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Radiotherapy in patients with non-melanoma skin cancers
Is radiotherapy an effective adjuvant treatment for non-melanoma skin cancers of the head and neck? This was explored in a study published in the International Journal of Dermatology, with a particular focus on the efficacy and outcomes of the therapy for elderly patients.
Researchers conducted a retrospective review of patients with head and neck non-melanoma skin cancer. Of the 90 patients with 140 disease sites, 76.6 per cent were squamous cell carcinoma, 15.5 per cent were basal cell carcinoma, and 7.7 per cent were other histologies.
The average age at diagnosis was 72.1 years old. The most common location was preauricular (20.0 per cent), followed by temple, scalp, cheek, and forehead. The overall local control and regional control rates were 88.8 per cent and 88.8 per cent, respectively by patients, and 92.8 per cent and 86.4 per cent, respectively by treatment sites.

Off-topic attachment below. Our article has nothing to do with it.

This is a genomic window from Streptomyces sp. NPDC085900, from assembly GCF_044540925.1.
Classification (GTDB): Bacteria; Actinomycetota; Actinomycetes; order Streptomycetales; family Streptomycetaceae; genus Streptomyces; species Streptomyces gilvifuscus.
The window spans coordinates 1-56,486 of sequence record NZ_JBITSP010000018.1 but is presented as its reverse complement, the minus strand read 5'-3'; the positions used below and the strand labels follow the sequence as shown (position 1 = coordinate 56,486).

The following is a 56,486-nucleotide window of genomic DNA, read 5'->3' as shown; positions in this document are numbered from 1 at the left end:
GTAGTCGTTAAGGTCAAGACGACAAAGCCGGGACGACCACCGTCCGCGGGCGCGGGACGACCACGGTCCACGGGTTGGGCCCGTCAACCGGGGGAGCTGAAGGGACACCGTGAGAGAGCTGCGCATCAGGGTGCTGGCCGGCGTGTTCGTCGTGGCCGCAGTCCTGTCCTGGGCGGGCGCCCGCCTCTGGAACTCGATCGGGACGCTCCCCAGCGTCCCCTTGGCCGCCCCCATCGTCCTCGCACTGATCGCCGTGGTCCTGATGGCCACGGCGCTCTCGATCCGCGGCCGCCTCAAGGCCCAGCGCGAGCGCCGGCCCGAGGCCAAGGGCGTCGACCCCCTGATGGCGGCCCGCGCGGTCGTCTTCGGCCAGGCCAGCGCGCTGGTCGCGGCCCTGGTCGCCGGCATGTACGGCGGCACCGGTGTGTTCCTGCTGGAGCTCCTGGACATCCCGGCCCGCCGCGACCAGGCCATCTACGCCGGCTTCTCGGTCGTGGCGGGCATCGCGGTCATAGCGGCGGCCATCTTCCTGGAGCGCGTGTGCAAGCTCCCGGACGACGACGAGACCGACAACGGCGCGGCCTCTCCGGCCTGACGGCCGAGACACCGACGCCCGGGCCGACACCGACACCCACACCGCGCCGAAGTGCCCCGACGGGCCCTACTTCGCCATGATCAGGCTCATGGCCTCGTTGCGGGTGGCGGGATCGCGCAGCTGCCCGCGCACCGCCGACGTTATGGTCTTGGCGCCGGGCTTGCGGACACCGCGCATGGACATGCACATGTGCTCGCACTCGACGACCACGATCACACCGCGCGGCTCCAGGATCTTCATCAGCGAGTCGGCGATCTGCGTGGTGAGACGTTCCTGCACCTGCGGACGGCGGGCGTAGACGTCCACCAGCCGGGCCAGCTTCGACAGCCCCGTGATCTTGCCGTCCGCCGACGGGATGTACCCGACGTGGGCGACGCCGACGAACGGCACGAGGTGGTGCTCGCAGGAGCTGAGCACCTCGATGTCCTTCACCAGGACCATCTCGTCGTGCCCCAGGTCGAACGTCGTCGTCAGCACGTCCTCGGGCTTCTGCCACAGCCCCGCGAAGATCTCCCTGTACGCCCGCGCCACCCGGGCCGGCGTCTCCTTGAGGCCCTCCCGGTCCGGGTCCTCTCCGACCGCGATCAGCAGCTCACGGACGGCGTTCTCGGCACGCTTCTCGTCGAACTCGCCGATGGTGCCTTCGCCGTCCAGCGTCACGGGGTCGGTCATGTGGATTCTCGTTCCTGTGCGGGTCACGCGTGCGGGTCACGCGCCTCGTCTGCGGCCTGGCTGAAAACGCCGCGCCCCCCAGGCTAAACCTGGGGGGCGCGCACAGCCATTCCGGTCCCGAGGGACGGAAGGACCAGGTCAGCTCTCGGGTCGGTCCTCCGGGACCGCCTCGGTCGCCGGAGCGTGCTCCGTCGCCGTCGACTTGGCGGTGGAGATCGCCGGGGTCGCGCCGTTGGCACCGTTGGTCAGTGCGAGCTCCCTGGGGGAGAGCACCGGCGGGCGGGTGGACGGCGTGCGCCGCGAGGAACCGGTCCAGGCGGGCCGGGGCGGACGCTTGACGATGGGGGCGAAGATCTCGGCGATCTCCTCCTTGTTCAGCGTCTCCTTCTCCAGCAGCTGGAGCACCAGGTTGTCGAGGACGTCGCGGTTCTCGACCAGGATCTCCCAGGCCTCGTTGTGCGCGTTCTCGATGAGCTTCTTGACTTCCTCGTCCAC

Age, primary tumour location, T classification, N classification, overall stage, perineural invasion, comorbid disease, skull base invasion, and radiotherapy subgroup were significantly associated with disease‐free and overall survival. Local control and regional control were not significantly different among the radiotherapy dose subgroups. The mean survival was longer in patients treated with 240–250 cGy/fraction (50.3 months). There was no significant difference in radiotherapy toxicity between the subgroups.
The study concluded that short‐term radiotherapy regimens for patients with locally or regionally advanced head and neck NMSC appear feasible and effective, particularly in elderly patients or those that cannot tolerate the length of standard regimens.
Dundar, Y. , Cannon, R. B., Hunt, J. P., Monroe, M. , Suneja, G. and Hitchcock, Y. J. (2018), Radiotherapy regimens in patients with nonmelanoma head and neck skin cancers. Int J Dermatol, 57: 441-448. doi:10.1111/ijd.13879
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